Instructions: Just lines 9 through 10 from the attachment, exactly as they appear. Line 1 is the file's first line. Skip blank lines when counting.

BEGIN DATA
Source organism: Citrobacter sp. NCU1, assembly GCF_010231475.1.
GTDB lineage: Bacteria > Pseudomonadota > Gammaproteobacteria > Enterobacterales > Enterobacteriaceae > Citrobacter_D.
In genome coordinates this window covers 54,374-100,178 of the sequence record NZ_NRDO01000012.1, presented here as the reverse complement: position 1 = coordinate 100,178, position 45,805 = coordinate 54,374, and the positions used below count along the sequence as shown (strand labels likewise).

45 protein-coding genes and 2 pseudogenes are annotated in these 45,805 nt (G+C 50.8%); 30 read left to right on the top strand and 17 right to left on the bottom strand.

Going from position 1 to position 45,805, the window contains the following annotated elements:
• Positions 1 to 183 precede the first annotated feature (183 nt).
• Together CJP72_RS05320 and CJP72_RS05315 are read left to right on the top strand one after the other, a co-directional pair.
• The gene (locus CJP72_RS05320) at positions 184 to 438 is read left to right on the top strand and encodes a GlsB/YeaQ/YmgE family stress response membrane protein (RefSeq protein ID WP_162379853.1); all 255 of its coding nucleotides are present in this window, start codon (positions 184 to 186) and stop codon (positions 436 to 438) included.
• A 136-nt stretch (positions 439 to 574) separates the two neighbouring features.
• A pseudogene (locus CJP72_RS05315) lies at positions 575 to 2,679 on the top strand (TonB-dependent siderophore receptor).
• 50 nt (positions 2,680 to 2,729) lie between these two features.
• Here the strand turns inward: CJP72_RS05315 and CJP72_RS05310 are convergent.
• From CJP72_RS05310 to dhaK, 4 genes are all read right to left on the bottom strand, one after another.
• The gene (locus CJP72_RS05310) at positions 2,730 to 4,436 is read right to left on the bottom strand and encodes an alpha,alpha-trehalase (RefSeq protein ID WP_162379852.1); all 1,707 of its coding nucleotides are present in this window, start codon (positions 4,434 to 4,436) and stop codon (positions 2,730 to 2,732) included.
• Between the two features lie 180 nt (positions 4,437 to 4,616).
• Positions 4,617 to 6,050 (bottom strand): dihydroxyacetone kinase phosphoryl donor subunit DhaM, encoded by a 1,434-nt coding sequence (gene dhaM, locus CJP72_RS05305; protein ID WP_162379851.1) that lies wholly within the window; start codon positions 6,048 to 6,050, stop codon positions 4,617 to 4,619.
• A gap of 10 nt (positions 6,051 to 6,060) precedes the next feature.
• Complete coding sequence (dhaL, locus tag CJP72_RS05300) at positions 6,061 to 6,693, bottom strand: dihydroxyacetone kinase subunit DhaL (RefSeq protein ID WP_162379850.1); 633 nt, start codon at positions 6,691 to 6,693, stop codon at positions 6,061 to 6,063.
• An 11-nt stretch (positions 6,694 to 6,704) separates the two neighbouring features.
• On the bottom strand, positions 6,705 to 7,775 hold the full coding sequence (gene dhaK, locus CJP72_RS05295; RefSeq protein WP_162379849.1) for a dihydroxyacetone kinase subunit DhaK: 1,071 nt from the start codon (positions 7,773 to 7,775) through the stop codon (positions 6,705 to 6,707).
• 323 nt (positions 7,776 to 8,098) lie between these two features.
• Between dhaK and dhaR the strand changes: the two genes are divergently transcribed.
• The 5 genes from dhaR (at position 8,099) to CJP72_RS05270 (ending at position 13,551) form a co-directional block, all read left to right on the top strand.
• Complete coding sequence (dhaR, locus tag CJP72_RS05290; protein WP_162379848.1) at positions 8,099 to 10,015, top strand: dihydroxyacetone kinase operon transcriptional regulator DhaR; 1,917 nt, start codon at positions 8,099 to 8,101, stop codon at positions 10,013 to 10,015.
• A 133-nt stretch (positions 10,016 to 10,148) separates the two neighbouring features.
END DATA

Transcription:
• A 136-nt stretch (positions 439 to 574) separates the two neighbouring features.
• A pseudogene (locus CJP72_RS05315) lies at positions 575 to 2,679 on the top strand (TonB-dependent siderophore receptor).